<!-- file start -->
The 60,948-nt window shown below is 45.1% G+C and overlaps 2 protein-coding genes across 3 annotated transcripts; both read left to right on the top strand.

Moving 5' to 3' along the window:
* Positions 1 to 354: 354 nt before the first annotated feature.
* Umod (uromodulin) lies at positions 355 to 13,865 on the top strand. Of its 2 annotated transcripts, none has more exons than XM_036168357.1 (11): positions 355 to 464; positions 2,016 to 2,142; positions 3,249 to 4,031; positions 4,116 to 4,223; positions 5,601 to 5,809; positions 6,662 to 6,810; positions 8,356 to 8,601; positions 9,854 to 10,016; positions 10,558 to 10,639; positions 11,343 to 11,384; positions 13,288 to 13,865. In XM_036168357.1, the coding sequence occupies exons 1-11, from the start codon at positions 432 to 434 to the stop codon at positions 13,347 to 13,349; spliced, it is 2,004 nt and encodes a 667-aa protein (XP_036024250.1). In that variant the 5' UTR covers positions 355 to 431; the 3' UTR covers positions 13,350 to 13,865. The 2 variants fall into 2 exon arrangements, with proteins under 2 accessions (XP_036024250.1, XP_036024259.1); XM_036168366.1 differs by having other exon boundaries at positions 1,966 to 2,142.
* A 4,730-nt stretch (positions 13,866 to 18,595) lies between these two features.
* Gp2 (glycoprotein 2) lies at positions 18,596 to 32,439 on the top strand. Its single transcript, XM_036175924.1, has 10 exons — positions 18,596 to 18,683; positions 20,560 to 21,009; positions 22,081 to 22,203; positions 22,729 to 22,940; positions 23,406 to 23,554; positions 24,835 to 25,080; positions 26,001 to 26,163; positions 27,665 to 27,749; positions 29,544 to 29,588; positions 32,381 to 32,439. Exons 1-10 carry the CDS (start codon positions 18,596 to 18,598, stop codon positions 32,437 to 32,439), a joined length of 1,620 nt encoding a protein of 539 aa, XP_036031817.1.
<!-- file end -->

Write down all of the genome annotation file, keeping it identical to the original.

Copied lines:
The 60,948-nt window shown below is 45.1% G+C and overlaps 2 protein-coding genes across 3 annotated transcripts; both read left to right on the top strand.

Moving 5' to 3' along the window:
* Positions 1 to 354: 354 nt before the first annotated feature.
* Umod (uromodulin) lies at positions 355 to 13,865 on the top strand. Of its 2 annotated transcripts, none has more exons than XM_036168357.1 (11): positions 355 to 464; positions 2,016 to 2,142; positions 3,249 to 4,031; positions 4,116 to 4,223; positions 5,601 to 5,809; positions 6,662 to 6,810; positions 8,356 to 8,601; positions 9,854 to 10,016; positions 10,558 to 10,639; positions 11,343 to 11,384; positions 13,288 to 13,865. In XM_036168357.1, the coding sequence occupies exons 1-11, from the start codon at positions 432 to 434 to the stop codon at positions 13,347 to 13,349; spliced, it is 2,004 nt and encodes a 667-aa protein (XP_036024250.1). In that variant the 5' UTR covers positions 355 to 431; the 3' UTR covers positions 13,350 to 13,865. The 2 variants fall into 2 exon arrangements, with proteins under 2 accessions (XP_036024250.1, XP_036024259.1); XM_036168366.1 differs by having other exon boundaries at positions 1,966 to 2,142.
* A 4,730-nt stretch (positions 13,866 to 18,595) lies between these two features.
* Gp2 (glycoprotein 2) lies at positions 18,596 to 32,439 on the top strand. Its single transcript, XM_036175924.1, has 10 exons — positions 18,596 to 18,683; positions 20,560 to 21,009; positions 22,081 to 22,203; positions 22,729 to 22,940; positions 23,406 to 23,554; positions 24,835 to 25,080; positions 26,001 to 26,163; positions 27,665 to 27,749; positions 29,544 to 29,588; positions 32,381 to 32,439. Exons 1-10 carry the CDS (start codon positions 18,596 to 18,598, stop codon positions 32,437 to 32,439), a joined length of 1,620 nt encoding a protein of 539 aa, XP_036031817.1.